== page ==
[Show abstract] [Hide abstract] ABSTRACT: Background: About 10-15% of adult gastrointestinal stromal tumors (GIST) and the vast majority of pediatric GIST do not harbour KIT or platelet-derived growth factor receptor alpha (PDGFRA) mutations (J Clin Oncol 22:3813-3825, 2004; Hematol Oncol Clin North Am 23:15-34, 2009). The molecular biology of these GIST, originally defined as KIT/PDGFRA wild-type (WT), is complex due to the existence of different subgroups with distinct molecular hallmarks, including defects in the succinate dehydrogenase (SDH) complex and mutations of neurofibromatosis type 1 (NF1), BRAF, or KRAS genes (RAS-pathway or RAS-P).In this extremely heterogeneous landscape, the clinical profile and molecular abnormalities of the small subgroup of WT GIST suitably referred to as quadruple wild-type GIST (quadrupleWT or KITWT/PDGFRAWT/SDHWT/RAS-PWT) remains undefined. The aim of this study is to investigate the genomic profile of KITWT/PDGFRAWT/SDHWT/RAS-PWT GIST, by using a massively parallel sequencing and microarray approach, and compare it with the genomic profile of other GIST subtypes. Methods: We performed a whole genome analysis using a massively parallel sequencing approach on a total of 16 GIST cases (2 KITWT/PDGFRAWT/SDHWT and SDHBIHC+/SDHAIHC+, 2 KITWT/PDGFRAWT/SDHAmut and SDHBIHC-/SDHAIHC- and 12 cases of KITmut or PDGFRAmut GIST). To confirm and extend the results, whole-genome gene expression analysis by microarray was performed on 9 out 16 patients analyzed by RNAseq and an additional 20 GIST patients (1 KITWT/PDGFRAWTSDHAmut GIST and 19 KITmut or PDGFRAmut GIST). The most impressive data were validated by quantitave PCR and Western Blot analysis. Results: We found that both cases of quadrupleWT GIST had a genomic profile profoundly different from both either KIT/PDGFRA mutated or SDHA-mutated GIST. In particular, the quadrupleWT GIST tumors are characterized by the overexpression of molecular markers (CALCRL and COL22A1) and of specific oncogenes including tyrosine and cyclin- dependent kinases (NTRK2 and CDK6) and one member of the ETS-transcription factor family (ERG). Conclusion: We report for the first time an integrated genomic picture of KITWT/PDGFRAWT/SDHWT/RAS-PWT GIST, using massively parallel sequencing and gene expression analyses, and found that quadrupleWT GIST have an expression signature that is distinct from SDH-mutant GIST as well as GIST harbouring mutations in KIT or PDGFRA. Our findings suggest that quadrupleWT GIST represent another unique group within the family of gastrointestintal stromal tumors.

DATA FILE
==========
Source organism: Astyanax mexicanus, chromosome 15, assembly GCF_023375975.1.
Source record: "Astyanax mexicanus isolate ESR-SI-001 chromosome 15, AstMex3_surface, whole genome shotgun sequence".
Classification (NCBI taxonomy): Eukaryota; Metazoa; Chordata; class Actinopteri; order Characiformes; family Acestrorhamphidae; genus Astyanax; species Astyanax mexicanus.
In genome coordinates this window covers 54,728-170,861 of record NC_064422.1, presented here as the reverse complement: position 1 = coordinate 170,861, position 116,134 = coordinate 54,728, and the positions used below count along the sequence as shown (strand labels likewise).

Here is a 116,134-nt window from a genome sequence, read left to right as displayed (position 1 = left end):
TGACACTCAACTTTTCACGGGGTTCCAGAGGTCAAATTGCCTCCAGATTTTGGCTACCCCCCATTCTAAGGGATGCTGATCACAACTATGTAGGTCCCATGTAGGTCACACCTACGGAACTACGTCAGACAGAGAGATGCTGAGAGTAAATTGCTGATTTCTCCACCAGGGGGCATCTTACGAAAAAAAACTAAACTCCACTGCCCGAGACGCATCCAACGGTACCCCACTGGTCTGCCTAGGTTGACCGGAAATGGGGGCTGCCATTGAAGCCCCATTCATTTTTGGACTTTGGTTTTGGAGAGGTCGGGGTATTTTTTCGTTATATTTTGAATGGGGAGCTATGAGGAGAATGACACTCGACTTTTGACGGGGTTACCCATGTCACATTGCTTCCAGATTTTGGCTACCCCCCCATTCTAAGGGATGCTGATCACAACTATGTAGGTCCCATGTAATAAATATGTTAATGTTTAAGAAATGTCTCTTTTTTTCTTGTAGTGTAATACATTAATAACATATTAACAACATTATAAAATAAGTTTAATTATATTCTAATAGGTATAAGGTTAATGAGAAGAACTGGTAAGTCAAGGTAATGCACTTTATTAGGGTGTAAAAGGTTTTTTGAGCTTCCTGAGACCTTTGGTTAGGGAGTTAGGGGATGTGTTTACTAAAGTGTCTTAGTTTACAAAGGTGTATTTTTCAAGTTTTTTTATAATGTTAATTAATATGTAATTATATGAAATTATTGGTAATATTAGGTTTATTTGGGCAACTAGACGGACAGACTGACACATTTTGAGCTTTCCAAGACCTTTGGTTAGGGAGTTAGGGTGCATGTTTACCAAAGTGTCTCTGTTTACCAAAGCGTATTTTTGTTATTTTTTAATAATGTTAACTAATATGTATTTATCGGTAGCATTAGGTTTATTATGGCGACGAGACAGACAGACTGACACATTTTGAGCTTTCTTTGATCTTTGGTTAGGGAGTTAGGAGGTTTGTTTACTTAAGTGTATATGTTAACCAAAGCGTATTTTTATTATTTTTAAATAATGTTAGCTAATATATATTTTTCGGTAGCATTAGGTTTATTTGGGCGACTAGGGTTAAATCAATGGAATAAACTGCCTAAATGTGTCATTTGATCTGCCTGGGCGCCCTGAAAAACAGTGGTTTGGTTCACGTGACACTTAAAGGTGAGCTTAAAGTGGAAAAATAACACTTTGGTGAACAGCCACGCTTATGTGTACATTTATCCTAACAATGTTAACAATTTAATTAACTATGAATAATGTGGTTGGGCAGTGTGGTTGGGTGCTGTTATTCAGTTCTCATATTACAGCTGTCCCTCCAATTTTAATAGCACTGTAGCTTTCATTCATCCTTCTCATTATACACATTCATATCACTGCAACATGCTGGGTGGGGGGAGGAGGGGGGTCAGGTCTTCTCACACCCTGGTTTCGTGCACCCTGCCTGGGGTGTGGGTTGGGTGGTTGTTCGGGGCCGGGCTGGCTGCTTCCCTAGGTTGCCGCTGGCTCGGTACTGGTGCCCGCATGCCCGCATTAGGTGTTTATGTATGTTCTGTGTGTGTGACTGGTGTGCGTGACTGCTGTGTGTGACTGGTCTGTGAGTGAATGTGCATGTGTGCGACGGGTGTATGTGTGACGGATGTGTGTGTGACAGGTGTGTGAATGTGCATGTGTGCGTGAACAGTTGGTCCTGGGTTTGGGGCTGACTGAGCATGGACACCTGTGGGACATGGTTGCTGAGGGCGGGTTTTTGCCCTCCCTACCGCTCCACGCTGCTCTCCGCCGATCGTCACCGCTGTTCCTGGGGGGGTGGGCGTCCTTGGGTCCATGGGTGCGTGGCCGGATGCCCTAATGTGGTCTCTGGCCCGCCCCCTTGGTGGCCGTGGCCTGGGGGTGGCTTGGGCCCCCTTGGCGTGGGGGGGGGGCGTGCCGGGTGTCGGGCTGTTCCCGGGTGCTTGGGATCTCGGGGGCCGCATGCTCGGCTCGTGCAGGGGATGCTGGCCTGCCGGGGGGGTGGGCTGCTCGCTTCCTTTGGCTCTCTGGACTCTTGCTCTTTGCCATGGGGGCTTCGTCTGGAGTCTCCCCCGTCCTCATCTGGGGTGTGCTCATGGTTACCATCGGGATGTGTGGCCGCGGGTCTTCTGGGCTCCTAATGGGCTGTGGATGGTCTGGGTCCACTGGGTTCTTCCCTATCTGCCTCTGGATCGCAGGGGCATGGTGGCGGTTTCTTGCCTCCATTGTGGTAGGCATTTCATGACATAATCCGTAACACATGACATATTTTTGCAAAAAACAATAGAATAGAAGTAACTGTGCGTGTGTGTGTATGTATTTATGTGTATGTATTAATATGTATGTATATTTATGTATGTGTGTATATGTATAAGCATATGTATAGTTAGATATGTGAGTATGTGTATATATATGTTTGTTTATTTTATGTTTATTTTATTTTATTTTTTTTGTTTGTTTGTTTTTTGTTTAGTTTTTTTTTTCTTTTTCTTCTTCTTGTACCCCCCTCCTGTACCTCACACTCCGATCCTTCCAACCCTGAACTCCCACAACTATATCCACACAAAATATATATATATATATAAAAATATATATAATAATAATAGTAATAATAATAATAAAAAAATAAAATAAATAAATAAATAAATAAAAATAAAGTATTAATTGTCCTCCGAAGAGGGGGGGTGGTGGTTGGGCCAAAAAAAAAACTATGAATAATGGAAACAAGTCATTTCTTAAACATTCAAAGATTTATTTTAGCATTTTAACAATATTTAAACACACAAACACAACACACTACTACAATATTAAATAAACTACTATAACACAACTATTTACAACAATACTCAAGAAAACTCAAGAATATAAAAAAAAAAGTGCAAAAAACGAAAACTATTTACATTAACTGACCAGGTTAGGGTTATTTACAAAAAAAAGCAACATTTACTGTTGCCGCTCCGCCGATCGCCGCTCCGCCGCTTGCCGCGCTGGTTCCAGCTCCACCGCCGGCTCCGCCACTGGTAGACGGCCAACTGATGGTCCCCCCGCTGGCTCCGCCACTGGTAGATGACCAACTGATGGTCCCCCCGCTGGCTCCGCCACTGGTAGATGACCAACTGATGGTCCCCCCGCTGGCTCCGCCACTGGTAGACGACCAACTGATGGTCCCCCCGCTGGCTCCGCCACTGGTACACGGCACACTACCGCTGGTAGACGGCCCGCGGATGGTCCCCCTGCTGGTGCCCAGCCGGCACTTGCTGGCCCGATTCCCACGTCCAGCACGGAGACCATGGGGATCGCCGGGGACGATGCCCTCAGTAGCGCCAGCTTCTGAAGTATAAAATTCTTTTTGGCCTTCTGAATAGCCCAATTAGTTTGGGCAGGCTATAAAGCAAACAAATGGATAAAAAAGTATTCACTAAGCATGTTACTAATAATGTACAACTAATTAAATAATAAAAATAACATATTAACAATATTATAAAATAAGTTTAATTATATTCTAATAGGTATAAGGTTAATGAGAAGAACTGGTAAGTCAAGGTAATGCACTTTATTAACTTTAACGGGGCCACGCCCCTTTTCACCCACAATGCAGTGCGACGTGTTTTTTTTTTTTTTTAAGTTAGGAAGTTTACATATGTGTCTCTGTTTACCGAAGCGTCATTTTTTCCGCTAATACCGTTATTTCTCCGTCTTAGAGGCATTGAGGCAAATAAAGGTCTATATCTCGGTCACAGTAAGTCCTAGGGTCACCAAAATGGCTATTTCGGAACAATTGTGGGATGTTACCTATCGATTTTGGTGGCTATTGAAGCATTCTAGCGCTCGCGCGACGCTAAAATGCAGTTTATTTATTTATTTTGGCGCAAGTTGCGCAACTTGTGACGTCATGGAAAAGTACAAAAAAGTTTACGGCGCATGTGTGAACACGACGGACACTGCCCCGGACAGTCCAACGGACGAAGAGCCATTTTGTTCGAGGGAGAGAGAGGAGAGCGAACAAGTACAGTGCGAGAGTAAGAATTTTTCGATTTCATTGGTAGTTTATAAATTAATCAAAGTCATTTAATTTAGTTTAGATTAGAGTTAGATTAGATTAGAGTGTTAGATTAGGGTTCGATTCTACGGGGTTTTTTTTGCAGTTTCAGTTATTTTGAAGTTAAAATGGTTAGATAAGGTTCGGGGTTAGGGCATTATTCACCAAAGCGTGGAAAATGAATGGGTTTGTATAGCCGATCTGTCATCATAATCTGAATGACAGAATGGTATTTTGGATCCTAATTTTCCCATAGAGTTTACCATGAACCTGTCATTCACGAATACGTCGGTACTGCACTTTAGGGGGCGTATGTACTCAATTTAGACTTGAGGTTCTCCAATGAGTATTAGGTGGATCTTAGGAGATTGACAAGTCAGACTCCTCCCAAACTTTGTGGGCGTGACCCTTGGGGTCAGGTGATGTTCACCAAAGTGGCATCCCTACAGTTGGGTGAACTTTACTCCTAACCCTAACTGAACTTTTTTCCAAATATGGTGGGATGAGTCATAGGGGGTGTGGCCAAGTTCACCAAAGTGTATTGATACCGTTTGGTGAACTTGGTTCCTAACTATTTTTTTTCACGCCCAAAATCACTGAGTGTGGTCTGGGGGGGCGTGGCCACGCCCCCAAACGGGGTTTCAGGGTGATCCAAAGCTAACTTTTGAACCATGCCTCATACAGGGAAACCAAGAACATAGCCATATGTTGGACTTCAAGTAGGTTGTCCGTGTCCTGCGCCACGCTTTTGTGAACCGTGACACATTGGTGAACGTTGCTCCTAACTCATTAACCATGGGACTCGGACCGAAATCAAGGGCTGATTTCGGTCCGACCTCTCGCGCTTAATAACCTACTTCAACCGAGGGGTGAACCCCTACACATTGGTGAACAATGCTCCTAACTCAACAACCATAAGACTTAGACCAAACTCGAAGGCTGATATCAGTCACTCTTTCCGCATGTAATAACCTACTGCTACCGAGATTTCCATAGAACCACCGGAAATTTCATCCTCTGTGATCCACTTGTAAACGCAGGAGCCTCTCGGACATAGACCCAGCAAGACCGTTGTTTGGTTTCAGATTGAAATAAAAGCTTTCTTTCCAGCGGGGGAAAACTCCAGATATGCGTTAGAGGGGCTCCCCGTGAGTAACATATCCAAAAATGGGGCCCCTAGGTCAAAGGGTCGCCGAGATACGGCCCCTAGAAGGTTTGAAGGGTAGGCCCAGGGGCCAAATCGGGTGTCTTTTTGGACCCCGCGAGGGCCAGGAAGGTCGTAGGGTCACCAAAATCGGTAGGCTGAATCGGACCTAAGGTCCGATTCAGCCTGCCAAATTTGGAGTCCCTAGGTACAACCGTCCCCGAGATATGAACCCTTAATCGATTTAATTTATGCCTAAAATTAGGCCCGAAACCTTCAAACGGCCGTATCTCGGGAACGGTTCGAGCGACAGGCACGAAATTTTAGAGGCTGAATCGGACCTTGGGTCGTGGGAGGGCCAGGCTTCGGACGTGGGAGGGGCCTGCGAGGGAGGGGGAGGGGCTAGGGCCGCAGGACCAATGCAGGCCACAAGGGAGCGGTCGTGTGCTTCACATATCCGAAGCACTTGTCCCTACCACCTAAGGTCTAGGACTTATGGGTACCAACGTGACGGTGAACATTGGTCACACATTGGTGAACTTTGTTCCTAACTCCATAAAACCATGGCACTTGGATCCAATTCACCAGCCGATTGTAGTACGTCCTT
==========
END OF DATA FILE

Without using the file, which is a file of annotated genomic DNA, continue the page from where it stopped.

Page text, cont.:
Full-text · Article · Sep 2014 · BMC Cancer
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    • "Approximately, 85–90% of gastrointestinal stromal tumors (GISTs) in adults harbor mutant KIT or plateletderived growth factor receptor alpha (PDGFRA) oncopro- teins [1]. The remaining adult cases and the vast majority of pediatric GISTs do not harbor mutations in these receptors and are often referred to as KIT/PDGFRA wildtype (WT) GISTs [1, 2]. Amongst the WT GISTs, at least two other different subgroups with well-defined molecular hallmarks have been described. "
    [Show abstract] [Hide abstract] ABSTRACT: A subset of GISTs lack mutations in the KIT/PDGFRA or RAS pathways and yet retain an intact succinate dehydrogensase (SDH) complex. We propose that these KIT/PDGFRA/SDH/RAS-P WT GIST tumors be designated as quadruple wild-type (WT) GIST. Further molecular and clinicophatological characterization of quadruple WT GIST will help to determine their prognosis as well as assist in the optimization of medical management, including clinical test of novel therapies.
    Full-text · Article · Aug 2014 · Cancer Medicine
    0Comments 11Citations